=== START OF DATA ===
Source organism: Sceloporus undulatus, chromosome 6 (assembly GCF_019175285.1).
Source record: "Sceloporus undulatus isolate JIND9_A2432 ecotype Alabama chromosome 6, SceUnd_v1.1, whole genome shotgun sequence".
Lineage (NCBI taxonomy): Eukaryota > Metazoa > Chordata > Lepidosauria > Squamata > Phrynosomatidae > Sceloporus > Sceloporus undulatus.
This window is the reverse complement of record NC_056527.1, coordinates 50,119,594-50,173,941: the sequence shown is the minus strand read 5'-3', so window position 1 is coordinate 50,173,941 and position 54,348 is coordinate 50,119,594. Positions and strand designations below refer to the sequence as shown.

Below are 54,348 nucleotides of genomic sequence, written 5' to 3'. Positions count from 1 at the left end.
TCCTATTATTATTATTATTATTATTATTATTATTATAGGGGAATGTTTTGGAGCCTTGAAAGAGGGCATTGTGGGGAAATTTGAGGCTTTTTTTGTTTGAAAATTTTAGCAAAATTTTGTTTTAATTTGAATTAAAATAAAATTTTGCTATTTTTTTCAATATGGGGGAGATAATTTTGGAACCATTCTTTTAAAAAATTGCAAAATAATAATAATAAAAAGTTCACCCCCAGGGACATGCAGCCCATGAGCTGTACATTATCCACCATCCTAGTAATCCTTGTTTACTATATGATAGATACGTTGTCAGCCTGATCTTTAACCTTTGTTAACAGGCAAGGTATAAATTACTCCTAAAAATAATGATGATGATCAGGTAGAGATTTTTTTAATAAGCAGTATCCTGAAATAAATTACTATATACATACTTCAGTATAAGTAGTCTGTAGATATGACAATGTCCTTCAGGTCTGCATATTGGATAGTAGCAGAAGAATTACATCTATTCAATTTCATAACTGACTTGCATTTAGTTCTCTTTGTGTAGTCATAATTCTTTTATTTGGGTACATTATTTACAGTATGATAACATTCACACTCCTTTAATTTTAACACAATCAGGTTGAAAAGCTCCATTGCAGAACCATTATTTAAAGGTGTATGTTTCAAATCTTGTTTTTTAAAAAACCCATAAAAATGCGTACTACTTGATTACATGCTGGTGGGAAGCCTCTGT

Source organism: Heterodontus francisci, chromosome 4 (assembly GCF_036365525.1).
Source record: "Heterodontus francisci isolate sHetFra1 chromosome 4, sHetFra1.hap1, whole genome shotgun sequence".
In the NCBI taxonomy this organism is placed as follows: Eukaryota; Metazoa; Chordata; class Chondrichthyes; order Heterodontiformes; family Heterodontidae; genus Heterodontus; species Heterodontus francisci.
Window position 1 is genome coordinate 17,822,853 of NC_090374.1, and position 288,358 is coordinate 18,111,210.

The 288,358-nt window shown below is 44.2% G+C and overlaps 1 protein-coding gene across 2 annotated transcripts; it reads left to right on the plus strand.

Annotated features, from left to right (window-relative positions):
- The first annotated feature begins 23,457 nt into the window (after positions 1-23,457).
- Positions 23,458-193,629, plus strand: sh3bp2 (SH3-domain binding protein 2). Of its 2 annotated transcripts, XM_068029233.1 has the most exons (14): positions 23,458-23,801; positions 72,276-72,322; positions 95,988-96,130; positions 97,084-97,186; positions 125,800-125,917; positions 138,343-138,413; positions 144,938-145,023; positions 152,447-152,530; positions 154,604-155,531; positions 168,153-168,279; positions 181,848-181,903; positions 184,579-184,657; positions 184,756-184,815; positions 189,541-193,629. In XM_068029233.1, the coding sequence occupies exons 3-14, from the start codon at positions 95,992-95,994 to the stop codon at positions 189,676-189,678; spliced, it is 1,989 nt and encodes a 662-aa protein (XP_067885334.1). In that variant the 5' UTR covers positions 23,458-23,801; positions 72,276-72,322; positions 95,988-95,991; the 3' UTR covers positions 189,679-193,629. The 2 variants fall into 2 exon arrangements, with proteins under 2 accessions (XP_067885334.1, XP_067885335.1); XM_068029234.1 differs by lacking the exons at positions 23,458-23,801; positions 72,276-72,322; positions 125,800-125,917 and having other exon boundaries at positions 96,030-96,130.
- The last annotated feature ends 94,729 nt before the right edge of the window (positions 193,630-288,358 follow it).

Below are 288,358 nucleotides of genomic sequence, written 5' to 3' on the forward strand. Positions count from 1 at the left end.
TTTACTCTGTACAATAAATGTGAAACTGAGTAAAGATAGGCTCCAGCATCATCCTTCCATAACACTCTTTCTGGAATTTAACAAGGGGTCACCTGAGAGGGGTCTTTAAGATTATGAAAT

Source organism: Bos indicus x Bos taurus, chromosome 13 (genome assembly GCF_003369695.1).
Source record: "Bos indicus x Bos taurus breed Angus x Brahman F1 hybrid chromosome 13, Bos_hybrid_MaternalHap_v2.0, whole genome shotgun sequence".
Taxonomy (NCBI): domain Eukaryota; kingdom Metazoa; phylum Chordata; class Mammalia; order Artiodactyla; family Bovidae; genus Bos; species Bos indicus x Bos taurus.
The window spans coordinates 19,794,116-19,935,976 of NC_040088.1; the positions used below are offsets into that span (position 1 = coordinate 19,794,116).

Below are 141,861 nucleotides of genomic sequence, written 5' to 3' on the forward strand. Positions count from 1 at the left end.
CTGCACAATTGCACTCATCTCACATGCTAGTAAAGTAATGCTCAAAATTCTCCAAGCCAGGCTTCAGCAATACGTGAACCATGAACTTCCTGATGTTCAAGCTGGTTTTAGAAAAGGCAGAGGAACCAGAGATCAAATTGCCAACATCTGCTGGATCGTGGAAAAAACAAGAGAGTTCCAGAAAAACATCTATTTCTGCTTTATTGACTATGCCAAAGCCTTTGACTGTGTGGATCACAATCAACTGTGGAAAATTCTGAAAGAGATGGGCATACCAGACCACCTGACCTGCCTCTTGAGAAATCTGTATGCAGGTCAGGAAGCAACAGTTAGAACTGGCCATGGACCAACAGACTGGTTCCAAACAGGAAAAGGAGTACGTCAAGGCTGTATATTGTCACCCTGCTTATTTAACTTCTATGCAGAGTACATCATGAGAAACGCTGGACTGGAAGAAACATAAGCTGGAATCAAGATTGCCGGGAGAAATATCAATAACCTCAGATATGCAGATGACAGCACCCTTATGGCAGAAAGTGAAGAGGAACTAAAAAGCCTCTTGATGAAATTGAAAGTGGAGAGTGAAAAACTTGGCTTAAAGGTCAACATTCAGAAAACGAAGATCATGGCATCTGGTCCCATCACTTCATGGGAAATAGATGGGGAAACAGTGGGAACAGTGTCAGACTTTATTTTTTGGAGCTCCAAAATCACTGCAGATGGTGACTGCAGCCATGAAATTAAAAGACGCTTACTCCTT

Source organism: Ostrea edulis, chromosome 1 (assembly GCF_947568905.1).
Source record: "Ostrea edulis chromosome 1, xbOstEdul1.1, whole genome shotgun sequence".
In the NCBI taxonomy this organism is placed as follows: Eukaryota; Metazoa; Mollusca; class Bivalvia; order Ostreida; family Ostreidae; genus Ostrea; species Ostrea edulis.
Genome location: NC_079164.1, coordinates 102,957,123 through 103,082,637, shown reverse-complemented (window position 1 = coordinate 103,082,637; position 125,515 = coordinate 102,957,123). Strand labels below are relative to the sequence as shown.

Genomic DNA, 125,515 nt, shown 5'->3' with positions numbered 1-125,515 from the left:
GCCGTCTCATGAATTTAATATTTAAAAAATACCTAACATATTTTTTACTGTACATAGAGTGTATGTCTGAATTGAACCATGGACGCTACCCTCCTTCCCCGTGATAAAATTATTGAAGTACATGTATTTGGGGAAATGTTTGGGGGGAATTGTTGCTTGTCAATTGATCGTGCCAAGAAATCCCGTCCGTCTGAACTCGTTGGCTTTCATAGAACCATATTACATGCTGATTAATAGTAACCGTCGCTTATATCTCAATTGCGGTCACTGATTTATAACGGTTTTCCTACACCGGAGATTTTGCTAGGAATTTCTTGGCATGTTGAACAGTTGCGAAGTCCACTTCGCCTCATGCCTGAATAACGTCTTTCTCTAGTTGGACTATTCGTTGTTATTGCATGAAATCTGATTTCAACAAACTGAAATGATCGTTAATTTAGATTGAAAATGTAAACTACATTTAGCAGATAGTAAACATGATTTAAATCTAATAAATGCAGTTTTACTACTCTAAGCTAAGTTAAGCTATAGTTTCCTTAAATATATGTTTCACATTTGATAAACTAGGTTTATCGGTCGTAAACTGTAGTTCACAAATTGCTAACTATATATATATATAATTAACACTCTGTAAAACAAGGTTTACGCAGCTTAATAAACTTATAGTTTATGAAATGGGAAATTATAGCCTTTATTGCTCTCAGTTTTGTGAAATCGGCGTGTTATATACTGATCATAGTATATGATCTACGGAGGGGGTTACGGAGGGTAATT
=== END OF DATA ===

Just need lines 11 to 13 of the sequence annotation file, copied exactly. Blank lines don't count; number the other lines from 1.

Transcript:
The 288,358-nt window shown below is 44.2% G+C and overlaps 1 protein-coding gene across 2 annotated transcripts; it reads left to right on the plus strand.

Annotated features, from left to right (window-relative positions):
- The first annotated feature begins 23,457 nt into the window (after positions 1-23,457).